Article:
Over ten years later, my friend Matt Sweeney, who is an amazing guitar player — I’ve been friends with him in New York pretty much since I moved there — he was very helpful and kind to me in many ways. He ended up getting in touch through Will Oldham with David Tibet. It just doesn’t make any sense.
So many of these situations, the more I think about how they came about, seem so unlikely; it really feels like fate or destiny reaching in to make these things happen. I told David through Will or Matt that I would like to be in the band. And he said, “Okay.” Next thing I knew, I was flying over to Austria to play with them at this festival. It was unbelievable. Will was playing at the same festival. Then I ended up playing piano with Will at that show too, which was really exciting.
How did you get into the process of being the cultural ambassador to Bahrain, and what would have been your duties?
The week I was supposed to go, they canceled the whole trip after about a year of planning. But the cancellation was the most intense part of the whole experience. It ended up becoming a big national news story just about not letting me go. It wasn’t Bahrain that canceled it; it was the U.S. State Department.
I think a high enough ranking person saw a photo of me once it was announced I was going and then withdrew the whole project. It was very confusing and frustrating, since we had been working on all the details for over a year with going through all the background checks and arrangements and all that.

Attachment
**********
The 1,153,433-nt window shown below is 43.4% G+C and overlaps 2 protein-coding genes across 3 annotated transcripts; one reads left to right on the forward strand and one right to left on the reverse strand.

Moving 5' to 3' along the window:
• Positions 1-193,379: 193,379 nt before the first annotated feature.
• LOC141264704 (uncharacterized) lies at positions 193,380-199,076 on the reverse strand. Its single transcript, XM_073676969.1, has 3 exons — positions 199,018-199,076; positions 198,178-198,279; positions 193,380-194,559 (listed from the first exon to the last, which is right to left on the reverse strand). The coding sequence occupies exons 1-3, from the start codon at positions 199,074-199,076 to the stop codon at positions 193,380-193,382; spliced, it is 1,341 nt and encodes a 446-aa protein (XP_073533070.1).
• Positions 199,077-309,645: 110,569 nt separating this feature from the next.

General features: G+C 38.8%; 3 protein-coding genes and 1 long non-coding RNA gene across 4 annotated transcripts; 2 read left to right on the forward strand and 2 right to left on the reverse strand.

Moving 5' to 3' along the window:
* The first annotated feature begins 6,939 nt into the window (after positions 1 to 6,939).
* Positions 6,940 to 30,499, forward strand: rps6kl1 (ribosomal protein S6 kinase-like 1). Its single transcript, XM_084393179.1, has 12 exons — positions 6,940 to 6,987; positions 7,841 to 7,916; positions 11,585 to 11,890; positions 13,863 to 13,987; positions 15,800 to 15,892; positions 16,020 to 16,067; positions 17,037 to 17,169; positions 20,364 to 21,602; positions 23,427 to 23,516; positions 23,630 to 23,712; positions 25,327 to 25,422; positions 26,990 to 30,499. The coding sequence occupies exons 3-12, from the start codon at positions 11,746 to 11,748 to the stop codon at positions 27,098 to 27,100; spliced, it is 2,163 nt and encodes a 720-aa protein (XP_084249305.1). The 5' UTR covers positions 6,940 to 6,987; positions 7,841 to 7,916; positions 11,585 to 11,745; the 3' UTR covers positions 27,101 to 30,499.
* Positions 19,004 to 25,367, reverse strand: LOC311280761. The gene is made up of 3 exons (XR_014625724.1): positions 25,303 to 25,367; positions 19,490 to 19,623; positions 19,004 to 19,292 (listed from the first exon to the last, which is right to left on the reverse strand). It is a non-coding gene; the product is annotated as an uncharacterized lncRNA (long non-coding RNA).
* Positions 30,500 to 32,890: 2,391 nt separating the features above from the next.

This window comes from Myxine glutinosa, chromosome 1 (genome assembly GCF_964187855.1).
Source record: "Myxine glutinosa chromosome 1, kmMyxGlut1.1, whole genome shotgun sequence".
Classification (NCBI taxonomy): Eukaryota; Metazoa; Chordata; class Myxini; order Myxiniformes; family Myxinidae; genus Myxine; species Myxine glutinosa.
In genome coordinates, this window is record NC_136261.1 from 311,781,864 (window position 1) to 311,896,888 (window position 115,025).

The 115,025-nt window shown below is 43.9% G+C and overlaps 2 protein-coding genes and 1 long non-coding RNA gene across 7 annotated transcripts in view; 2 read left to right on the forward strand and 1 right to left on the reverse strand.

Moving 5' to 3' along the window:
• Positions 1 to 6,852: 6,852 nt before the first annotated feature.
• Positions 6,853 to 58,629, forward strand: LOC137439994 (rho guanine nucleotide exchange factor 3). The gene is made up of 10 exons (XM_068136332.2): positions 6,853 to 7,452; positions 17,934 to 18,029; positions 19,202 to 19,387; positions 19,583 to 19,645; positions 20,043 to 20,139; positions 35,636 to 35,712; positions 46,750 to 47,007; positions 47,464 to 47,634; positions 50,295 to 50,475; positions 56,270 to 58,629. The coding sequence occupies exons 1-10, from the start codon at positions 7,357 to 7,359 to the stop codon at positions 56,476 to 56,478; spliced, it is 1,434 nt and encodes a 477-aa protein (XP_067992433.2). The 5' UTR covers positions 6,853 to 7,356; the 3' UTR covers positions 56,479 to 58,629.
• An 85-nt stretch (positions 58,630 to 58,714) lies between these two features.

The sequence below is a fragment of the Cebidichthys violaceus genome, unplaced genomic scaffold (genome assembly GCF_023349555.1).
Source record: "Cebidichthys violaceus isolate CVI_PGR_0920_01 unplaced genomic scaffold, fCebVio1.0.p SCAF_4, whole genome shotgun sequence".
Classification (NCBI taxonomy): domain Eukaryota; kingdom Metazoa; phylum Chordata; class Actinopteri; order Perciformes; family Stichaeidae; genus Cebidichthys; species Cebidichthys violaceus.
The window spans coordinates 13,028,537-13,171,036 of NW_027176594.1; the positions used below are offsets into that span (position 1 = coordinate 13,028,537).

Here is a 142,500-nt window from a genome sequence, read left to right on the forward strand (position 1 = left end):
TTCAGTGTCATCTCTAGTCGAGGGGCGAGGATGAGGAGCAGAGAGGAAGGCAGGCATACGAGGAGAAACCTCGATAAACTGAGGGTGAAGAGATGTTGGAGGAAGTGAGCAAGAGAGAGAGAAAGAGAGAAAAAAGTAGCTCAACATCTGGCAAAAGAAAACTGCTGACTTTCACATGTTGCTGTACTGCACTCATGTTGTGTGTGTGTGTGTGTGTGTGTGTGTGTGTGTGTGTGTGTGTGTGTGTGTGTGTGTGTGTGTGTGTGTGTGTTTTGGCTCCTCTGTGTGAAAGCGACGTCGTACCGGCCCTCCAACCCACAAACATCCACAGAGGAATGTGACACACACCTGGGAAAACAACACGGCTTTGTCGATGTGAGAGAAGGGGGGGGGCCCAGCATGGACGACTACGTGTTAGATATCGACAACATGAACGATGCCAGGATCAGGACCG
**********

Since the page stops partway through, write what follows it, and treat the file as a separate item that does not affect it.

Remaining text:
They already had a program that had been going on a long time where they brought over artists or musicians or just other cultural figures to talk with students and not so much perform; they didn’t really want me to play shows, but to represent the positive cultural freedom America enjoys and to create a good impression on the young people of Bahrain. It was just a very thrilling opportunity.
I think the guy at the State Department that we contacted had heard about the motivational speaking I had done and how I had done similar self-help, positivity seminars and work like that, so he wanted me to bring me over as a representative of that kind of attitude. But again someone saw a song title of mine, or, like, the bloody nose, and thought it was inappropriate.